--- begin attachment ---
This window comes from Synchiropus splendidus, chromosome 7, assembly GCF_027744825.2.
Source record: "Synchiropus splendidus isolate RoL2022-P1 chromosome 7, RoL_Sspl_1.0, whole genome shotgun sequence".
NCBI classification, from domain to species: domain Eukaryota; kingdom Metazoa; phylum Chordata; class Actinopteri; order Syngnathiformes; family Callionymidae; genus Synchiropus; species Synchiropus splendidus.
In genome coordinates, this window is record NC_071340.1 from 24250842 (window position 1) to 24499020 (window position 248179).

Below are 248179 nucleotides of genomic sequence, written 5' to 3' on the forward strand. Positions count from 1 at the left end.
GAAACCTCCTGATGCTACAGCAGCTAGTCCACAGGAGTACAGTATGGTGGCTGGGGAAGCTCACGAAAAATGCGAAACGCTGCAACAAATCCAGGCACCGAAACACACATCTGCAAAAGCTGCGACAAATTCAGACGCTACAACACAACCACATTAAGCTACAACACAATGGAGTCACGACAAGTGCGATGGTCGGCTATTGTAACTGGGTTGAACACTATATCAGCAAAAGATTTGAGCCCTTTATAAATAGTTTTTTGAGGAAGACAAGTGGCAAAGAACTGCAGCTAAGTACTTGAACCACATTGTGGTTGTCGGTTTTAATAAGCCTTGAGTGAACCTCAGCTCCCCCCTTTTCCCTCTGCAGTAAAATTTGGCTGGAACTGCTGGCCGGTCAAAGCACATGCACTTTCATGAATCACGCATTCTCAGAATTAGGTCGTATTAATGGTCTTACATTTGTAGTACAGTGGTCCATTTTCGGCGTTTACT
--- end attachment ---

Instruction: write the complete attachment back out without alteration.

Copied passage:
This window comes from Synchiropus splendidus, chromosome 7, assembly GCF_027744825.2.
Source record: "Synchiropus splendidus isolate RoL2022-P1 chromosome 7, RoL_Sspl_1.0, whole genome shotgun sequence".
NCBI classification, from domain to species: domain Eukaryota; kingdom Metazoa; phylum Chordata; class Actinopteri; order Syngnathiformes; family Callionymidae; genus Synchiropus; species Synchiropus splendidus.
In genome coordinates, this window is record NC_071340.1 from 24250842 (window position 1) to 24499020 (window position 248179).

Below are 248179 nucleotides of genomic sequence, written 5' to 3' on the forward strand. Positions count from 1 at the left end.
GAAACCTCCTGATGCTACAGCAGCTAGTCCACAGGAGTACAGTATGGTGGCTGGGGAAGCTCACGAAAAATGCGAAACGCTGCAACAAATCCAGGCACCGAAACACACATCTGCAAAAGCTGCGACAAATTCAGACGCTACAACACAACCACATTAAGCTACAACACAATGGAGTCACGACAAGTGCGATGGTCGGCTATTGTAACTGGGTTGAACACTATATCAGCAAAAGATTTGAGCCCTTTATAAATAGTTTTTTGAGGAAGACAAGTGGCAAAGAACTGCAGCTAAGTACTTGAACCACATTGTGGTTGTCGGTTTTAATAAGCCTTGAGTGAACCTCAGCTCCCCCCTTTTCCCTCTGCAGTAAAATTTGGCTGGAACTGCTGGCCGGTCAAAGCACATGCACTTTCATGAATCACGCATTCTCAGAATTAGGTCGTATTAATGGTCTTACATTTGTAGTACAGTGGTCCATTTTCGGCGTTTACT